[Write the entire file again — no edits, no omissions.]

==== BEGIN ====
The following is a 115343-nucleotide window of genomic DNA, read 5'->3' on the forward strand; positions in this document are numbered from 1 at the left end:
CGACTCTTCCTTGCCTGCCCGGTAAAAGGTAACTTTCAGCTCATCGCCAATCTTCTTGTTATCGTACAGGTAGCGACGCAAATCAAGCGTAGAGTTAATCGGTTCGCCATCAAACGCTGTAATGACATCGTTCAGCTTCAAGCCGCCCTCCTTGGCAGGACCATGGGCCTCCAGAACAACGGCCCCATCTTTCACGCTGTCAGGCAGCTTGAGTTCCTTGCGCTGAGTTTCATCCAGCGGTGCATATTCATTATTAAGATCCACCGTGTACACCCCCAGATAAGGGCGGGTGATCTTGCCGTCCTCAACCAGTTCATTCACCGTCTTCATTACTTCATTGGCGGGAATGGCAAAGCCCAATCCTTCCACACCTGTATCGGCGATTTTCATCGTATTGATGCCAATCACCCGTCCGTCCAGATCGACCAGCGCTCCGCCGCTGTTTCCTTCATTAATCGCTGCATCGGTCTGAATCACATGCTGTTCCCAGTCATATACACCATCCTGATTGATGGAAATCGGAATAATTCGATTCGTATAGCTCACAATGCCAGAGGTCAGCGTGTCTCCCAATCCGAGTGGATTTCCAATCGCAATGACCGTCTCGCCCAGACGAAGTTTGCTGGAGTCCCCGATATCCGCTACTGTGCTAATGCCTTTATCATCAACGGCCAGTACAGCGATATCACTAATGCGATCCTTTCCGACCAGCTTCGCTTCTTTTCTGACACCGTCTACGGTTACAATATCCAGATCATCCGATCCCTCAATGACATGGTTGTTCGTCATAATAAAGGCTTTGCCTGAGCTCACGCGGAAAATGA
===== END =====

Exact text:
The following is a 115343-nucleotide window of genomic DNA, read 5'->3' on the forward strand; positions in this document are numbered from 1 at the left end:
CGACTCTTCCTTGCCTGCCCGGTAAAAGGTAACTTTCAGCTCATCGCCAATCTTCTTGTTATCGTACAGGTAGCGACGCAAATCAAGCGTAGAGTTAATCGGTTCGCCATCAAACGCTGTAATGACATCGTTCAGCTTCAAGCCGCCCTCCTTGGCAGGACCATGGGCCTCCAGAACAACGGCCCCATCTTTCACGCTGTCAGGCAGCTTGAGTTCCTTGCGCTGAGTTTCATCCAGCGGTGCATATTCATTATTAAGATCCACCGTGTACACCCCCAGATAAGGGCGGGTGATCTTGCCGTCCTCAACCAGTTCATTCACCGTCTTCATTACTTCATTGGCGGGAATGGCAAAGCCCAATCCTTCCACACCTGTATCGGCGATTTTCATCGTATTGATGCCAATCACCCGTCCGTCCAGATCGACCAGCGCTCCGCCGCTGTTTCCTTCATTAATCGCTGCATCGGTCTGAATCACATGCTGTTCCCAGTCATATACACCATCCTGATTGATGGAAATCGGAATAATTCGATTCGTATAGCTCACAATGCCAGAGGTCAGCGTGTCTCCCAATCCGAGTGGATTTCCAATCGCAATGACCGTCTCGCCCAGACGAAGTTTGCTGGAGTCCCCGATATCCGCTACTGTGCTAATGCCTTTATCATCAACGGCCAGTACAGCGATATCACTAATGCGATCCTTTCCGACCAGCTTCGCTTCTTTTCTGACACCGTCTACGGTTACAATATCCAGATCATCCGATCCCTCAATGACATGGTTGTTCGTCATAATAAAGGCTTTGCCTGAGCTCACGCGGAAAATGA